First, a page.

Featured Research

from universities, journals, and other organizations

Reptile Fossil Reignites Debate Over New Zealand Submergence

Date:
January 29, 2009
Source:
University College London - UCL
Summary:
The fossil of a lizard-like New Zealand reptile has been identified by a team of scientists. The fossil, dating back 18 million years, has triggered fresh arguments over whether the continent was fully submerged some 25 million years ago.

A humourous depiction of an ancestral tuatara (Sphenodon) sitting on an exaggeratedly small piece of land during the height of the debated submergence of New Zealand.
Credit: Photo by Alan J D Tennyson of a wild tuatara on Stanley Island; prepared and manipulated by Marc E H Jones.

The fossil of a lizard-like New Zealand reptile has been identified by a team of scientists from UCL (University College London), University of Adelaide, and the Museum of New Zealand Te Papa Tongarewa. The fossil, dating back 18 million years, has triggered fresh arguments over whether the continent was fully submerged some 25 million years ago.

Today, the endangered New Zealand tuatara (Sphenodon) is a lizard-like reptile that is the only survivor of a group that was globally widespread at the time of the dinosaurs. The tuatara lives on 35 islands scattered around the coast of New Zealand, mainland populations having become extinct with the arrival of humans and associated animals some 750 years ago.

The oldest known Sphenodon fossil dates to the Pleistocene era (around 34,000 years old), while the new discovery dates to the Early Miocene some 19 to 16 million years ago (Mya).The fossil, of jaws and dentition closely resembling those of the present-day tuatara, bridges a gap of nearly 70 million years in the fossil record of the group between the Late Pleistocene of New Zealand and the Late Cretaceous of Argentina.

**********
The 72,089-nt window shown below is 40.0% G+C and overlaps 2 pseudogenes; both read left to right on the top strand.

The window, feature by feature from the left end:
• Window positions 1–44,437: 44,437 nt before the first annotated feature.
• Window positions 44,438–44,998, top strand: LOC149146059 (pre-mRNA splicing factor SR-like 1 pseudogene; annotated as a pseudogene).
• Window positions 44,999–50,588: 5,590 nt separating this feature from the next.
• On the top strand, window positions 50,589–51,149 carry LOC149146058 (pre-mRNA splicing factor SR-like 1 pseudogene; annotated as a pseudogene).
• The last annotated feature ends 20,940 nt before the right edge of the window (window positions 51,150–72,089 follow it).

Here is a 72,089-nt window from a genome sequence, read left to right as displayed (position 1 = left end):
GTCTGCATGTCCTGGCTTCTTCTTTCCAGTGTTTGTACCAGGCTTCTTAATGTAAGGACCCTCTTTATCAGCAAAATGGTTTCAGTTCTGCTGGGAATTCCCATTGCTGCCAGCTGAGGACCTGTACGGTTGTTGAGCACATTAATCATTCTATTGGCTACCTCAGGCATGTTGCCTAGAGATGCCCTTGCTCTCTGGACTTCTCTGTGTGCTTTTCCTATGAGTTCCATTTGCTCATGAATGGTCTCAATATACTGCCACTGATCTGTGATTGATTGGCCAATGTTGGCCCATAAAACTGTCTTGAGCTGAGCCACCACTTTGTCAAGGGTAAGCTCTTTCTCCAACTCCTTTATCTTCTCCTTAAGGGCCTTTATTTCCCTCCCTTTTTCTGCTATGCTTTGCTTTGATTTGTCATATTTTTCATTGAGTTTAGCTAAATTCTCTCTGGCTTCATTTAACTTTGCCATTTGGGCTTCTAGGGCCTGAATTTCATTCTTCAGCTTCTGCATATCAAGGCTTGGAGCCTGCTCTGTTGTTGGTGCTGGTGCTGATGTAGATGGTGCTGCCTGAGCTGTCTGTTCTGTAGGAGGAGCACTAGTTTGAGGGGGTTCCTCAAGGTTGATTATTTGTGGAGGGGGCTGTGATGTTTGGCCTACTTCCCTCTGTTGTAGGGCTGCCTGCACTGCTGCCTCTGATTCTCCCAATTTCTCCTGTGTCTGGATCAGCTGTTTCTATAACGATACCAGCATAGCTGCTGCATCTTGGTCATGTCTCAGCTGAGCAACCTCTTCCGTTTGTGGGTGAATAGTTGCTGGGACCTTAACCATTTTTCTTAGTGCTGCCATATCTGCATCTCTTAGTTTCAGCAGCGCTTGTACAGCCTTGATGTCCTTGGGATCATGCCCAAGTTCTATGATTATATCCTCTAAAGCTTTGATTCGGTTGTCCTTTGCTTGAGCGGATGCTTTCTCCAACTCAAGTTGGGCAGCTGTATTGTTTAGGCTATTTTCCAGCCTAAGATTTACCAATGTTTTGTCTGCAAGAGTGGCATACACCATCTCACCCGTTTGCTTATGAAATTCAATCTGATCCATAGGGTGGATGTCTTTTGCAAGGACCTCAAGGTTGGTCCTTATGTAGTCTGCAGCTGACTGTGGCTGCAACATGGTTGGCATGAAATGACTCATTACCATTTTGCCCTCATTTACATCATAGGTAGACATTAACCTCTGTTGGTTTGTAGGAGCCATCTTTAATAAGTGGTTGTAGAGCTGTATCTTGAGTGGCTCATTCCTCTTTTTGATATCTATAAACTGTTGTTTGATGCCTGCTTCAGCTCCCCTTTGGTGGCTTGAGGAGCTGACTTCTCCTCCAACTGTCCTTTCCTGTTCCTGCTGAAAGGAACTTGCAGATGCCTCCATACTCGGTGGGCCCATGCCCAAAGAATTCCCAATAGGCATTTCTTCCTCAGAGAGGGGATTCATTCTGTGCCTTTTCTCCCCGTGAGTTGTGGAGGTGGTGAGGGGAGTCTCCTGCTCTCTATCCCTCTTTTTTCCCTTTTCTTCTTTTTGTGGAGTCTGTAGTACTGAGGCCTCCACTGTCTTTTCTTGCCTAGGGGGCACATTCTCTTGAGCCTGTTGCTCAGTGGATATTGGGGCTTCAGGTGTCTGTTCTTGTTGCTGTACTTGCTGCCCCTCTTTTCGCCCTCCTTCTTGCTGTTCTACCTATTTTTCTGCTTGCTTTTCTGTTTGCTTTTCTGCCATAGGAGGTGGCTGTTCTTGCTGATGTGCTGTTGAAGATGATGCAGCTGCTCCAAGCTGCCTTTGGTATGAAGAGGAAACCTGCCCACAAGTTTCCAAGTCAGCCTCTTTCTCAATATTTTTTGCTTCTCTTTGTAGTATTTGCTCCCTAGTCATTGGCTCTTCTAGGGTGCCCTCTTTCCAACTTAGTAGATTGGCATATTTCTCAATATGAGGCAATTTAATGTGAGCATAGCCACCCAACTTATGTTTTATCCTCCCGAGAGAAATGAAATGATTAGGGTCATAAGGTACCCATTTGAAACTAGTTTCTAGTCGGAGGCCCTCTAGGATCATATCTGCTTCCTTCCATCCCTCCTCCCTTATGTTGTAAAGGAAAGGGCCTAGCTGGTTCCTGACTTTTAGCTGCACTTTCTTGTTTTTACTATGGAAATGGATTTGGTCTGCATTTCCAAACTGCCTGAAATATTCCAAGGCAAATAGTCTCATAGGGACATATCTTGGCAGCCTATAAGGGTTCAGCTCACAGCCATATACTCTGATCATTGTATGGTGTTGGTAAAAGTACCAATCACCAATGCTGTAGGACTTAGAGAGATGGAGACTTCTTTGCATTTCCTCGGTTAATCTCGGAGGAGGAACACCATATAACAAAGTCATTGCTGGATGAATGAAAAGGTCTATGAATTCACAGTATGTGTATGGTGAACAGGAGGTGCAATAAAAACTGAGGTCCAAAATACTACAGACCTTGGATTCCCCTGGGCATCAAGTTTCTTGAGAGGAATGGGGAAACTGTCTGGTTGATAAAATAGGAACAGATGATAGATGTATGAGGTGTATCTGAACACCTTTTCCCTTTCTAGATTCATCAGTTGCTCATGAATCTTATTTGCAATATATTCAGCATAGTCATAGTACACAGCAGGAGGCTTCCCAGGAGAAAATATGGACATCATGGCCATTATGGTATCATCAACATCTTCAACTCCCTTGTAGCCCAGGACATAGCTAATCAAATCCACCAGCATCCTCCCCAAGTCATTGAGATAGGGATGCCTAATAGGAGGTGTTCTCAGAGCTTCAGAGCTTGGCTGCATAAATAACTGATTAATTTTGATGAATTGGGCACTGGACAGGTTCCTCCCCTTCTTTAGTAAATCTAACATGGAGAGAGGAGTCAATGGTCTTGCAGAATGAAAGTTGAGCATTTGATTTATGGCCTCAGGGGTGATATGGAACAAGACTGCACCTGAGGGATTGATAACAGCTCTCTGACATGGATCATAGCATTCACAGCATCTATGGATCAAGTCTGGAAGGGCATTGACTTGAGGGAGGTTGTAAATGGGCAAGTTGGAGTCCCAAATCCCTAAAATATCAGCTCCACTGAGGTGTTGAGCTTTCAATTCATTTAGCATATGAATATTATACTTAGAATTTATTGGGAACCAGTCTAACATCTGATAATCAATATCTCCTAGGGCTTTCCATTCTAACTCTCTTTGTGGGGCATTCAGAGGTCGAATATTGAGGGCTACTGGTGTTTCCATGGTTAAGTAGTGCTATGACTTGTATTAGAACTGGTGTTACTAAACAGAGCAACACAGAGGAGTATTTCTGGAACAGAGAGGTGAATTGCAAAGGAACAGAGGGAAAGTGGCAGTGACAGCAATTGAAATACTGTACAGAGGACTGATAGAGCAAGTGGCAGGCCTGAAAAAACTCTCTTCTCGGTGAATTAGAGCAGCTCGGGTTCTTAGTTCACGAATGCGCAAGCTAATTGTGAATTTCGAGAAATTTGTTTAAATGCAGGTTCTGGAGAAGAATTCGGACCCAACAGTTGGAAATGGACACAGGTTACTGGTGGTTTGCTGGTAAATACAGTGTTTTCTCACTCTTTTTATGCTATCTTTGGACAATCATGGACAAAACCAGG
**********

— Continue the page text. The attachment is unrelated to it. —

In a paper published this week in the Proceedings of the Royal Society B, the team says that its findings offer further evidence that the ancestors of the tuatara have been on the landmass since it separated from the rest of the southern continents (Gondwana) some 82 Mya.

Lead author Dr Marc Jones, UCL Cell and Developmental Biology, says: "It has been argued that New Zealand was completely submerged during the Oligo-Miocene drowning of the continent some 25 to 22 million years ago (Mya). However, the diversity of fossils now known from the Miocene (St Bathans Fauna of the Manuherikia Group) suggests it is more likely that enough land remained above the water to ensure the survival of a number of species, such as frogs, kauri trees and several modern freshwater insects, as well as the tuatara."

“The fossil also provides the first direct evidence that the ancestors of the tuatara survived in New Zealand despite substantial climatic and environmental changes, such as a global temperature drop of some eight degrees celsius around 14 million years ago (Mid-Miocene).

“Between the Late Oligocene and earliest Miocene (35 to 22 Mya) a global sea-level rise submerged much of

New Zealand, but the question is, by how much? If the continent of Zealandia was completely submerged, the Sphenodon would have had to recolonize it by ocean rafting. If we look at the transoceanic capabilities of modern Sphenodon, it can swim, but only short distances; it is able to survive without food for several months, but dehydration would be a serious problem for a long journey because of high rates of water loss through the skin. Furthermore, there is currently no evidence of a population outside New Zealand at that time.

“It seems more likely that some local land surface persisted during the drowning of the continent and allowed the